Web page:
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  • Writer's pictureS.J.

Quick Reviews: 'The Banshees Of Inisherin', 'TÁR' | Lonely Colin Farrell, Cate Blanchett Conducts

Colin Farrell walking with a donkey, Cate Blanchett holding her head up high
The Banshees Of Inisherin (L), TÁR (R)


Finally we have a new movie for fighting tyrants that tell you not to be such an ass since sometimes it seems like a wise choice to be more like Jenny the donkey than some Irish lads drunk off their asses. Writer-director Martin McDonagh's The Banshees Of Inisherin follows two of them in 1923, examining break-ups, politeness, masculinity and mortality. Pádraic (Colin Farrell) finds his world shaken up all of the sudden as his best friend and drinking mate Colm (Brendan Gleeson) tells him that he no longer wishes to be Pádraic's friend, finding him to be dull and wishing to focus more on his composing. Pádraic tries to fill the void for a while with his sister Siobhán (Kerry Condon) and young man named Dominic (Barry Keoghan) but then when he tries to reconnect with Colm, Colm threatens to cut off his own fingers if Pádraic doesn't let him be.

McDonagh finds an interesting little corner in the cinematic world involving break-ups and his writing balances the tragic and comedic elements with skill and a lot of entertainment value. There are some oddly staged moments in the story that include either animals or revenge but the characters are so strong that even those little problems don't affect the present. Pádraic, Colm and Siobhán are all wonderfully realised and you get a feeling that there is a past for each of them, whether they share some of that past or they're doing their own thing.

There's no bad apple in the bunch but Farrell and Condon especially make their characters feel as real as death, both actors' performances showing a rare kind of vulnerability, wit and sincerity in any given moment. DoP Ben Davis' warm, intimate lighting and Eimer Ní Mhaoldomhnaigh's costumes help to develop the specificity of everyone's lives, inviting you to a place that challenges one's kindness, ego and sense of belonging.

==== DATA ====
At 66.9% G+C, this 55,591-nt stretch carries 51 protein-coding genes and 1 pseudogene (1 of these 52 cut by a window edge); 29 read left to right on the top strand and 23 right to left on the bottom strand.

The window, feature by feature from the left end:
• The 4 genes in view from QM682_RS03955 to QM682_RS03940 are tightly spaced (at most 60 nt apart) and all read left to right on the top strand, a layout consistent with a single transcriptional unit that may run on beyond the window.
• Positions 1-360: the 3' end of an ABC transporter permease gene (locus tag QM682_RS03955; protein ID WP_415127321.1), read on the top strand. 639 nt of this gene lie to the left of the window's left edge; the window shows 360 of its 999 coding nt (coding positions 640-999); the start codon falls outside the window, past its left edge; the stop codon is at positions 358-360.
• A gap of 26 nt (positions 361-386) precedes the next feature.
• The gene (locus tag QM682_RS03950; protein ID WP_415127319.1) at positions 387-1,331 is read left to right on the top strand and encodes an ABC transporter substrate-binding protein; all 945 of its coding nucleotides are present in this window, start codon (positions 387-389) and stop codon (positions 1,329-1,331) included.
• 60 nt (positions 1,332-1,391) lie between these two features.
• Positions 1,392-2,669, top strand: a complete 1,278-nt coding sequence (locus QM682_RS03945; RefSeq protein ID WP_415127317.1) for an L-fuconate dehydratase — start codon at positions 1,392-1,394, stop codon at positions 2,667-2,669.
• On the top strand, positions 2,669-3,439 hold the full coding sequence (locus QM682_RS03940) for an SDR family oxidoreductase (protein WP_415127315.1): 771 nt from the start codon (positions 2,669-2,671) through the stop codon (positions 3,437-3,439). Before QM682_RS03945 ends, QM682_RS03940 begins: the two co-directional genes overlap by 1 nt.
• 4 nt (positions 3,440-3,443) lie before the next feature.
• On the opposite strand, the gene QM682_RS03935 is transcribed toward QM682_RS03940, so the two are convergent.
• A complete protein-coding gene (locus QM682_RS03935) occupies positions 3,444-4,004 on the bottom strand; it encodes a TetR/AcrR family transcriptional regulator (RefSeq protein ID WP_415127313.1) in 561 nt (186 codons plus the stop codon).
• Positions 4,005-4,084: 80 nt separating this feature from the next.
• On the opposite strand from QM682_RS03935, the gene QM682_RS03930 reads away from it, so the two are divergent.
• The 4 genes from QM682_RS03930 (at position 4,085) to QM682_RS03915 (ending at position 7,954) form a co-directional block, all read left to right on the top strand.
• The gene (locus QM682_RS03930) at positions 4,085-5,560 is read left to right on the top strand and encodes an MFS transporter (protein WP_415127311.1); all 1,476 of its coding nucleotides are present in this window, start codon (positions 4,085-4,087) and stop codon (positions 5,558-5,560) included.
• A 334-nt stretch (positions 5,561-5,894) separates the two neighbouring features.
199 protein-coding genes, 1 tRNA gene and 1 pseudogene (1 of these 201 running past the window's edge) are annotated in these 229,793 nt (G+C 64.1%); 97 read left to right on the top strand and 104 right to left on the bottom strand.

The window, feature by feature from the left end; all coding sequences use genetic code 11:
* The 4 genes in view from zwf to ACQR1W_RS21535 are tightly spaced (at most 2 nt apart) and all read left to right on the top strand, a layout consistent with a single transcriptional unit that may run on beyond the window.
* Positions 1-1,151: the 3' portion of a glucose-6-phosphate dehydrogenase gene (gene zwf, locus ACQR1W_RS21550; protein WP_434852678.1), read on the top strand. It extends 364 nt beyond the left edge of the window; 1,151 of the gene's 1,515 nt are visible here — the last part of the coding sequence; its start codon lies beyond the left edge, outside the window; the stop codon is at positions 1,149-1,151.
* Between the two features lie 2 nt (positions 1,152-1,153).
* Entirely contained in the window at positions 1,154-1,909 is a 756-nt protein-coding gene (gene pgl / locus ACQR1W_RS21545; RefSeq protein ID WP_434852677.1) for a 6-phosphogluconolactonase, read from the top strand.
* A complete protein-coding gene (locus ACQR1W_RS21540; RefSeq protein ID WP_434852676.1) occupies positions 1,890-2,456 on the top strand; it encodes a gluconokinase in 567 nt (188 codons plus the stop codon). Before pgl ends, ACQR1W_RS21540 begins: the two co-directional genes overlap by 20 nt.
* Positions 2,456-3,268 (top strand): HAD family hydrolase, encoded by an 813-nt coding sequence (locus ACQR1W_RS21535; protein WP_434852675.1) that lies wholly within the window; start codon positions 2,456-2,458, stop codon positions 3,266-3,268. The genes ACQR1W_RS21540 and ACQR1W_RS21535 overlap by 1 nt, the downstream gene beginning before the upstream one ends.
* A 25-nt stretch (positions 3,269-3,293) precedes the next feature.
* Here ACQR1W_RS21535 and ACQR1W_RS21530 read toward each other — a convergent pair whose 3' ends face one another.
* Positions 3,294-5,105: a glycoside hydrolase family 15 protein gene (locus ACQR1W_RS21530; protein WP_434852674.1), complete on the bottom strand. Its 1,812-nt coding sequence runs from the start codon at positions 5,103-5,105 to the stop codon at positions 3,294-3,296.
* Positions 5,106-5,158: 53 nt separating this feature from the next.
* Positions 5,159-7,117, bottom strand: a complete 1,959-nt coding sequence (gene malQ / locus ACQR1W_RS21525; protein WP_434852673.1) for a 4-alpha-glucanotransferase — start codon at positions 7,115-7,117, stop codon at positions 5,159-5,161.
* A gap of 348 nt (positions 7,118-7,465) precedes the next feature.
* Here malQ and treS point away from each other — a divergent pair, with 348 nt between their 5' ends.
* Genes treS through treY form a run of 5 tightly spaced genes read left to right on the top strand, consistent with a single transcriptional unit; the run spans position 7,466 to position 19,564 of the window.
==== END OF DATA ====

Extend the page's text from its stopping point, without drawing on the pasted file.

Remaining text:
Smileys: Kerry Condon, Colin Farrell, screenplay, characterisation

Frowneys: Minor issues with story


Colin Farrell walking with a donkey on grass
Walt Disney Studios Motion Pictures


What in TárNation is happening here? Hostile work environments and aggressive classical music, that's what's happening. Psycho-drama TÁR, written and directed by Todd Field in his return of sorts after a significant time away from films, stars Cate Blanchett as the eponymous Lydia Tár, EGOT-winning composer and esteemed conductor of Berlin Philharmonic orchestra.

We follow Tár's life in the crossroads as she's writing new compositions, teaching at Juilliard, living a somewhat domestic life with her girlfriend Sharon (Nina Hoss) and Sharon's daughter Petra (Mila Bogojevic), readying a release of her book and a live recording of the orchestra when a former player of hers dies by suicide after having sent an avalanche of grim emails to Lydia which she has told her assistant Francesca (Noémie Merlant) to ignore. Later, her career comes under fire when a video of her questionable teaching manners and accusations of sexual predation hit social media and press.

After a stodgy opening scene, the film develops into a purposefully exasperating character piece that exists as a platform for Blanchett to really flex her acting muscles. By drawing from a layered, contradictory personality that is her character, Blanchett dazzles in this spotlight as she changes masks and voices, figuratively, to be intimidating, troubled and convincing all at the same time. Field's already solid writing rises to next level constantly because of the acting, including by Merlant who has the tough role of showing the power imbalance on her face and body. In scenes between her and Blanchett, Field tackles the film's themes most effectively, whether that's worth world-class artistry, abuse of power, control or accountability.

Lydia Tár's sailing on stormy seas is captured well in the movie's soundscapes, notably in the mix that blends exceptionally well-recorded music (by actors, the orchestra and composer Hildur Guðnadóttir), Tár's own inner time bomb and her shifting reality. Slightly dragging in that regard is only Monika Willi's editing which needed more dynamics—though maybe it didn't have the right shots by cinematographer Florian Hoffmeister to work with in the first place—as moments like that opening scene and few later long takes aren't as propulsive as the sound and music. However, Willi and Field do find an interesting cut to black at the end.

Smileys: Cate Blanchett, characterisation, sound mixing, Noémie Merlant

Frowneys: Some issues with editing


Cate Blanchett looking up notes to play

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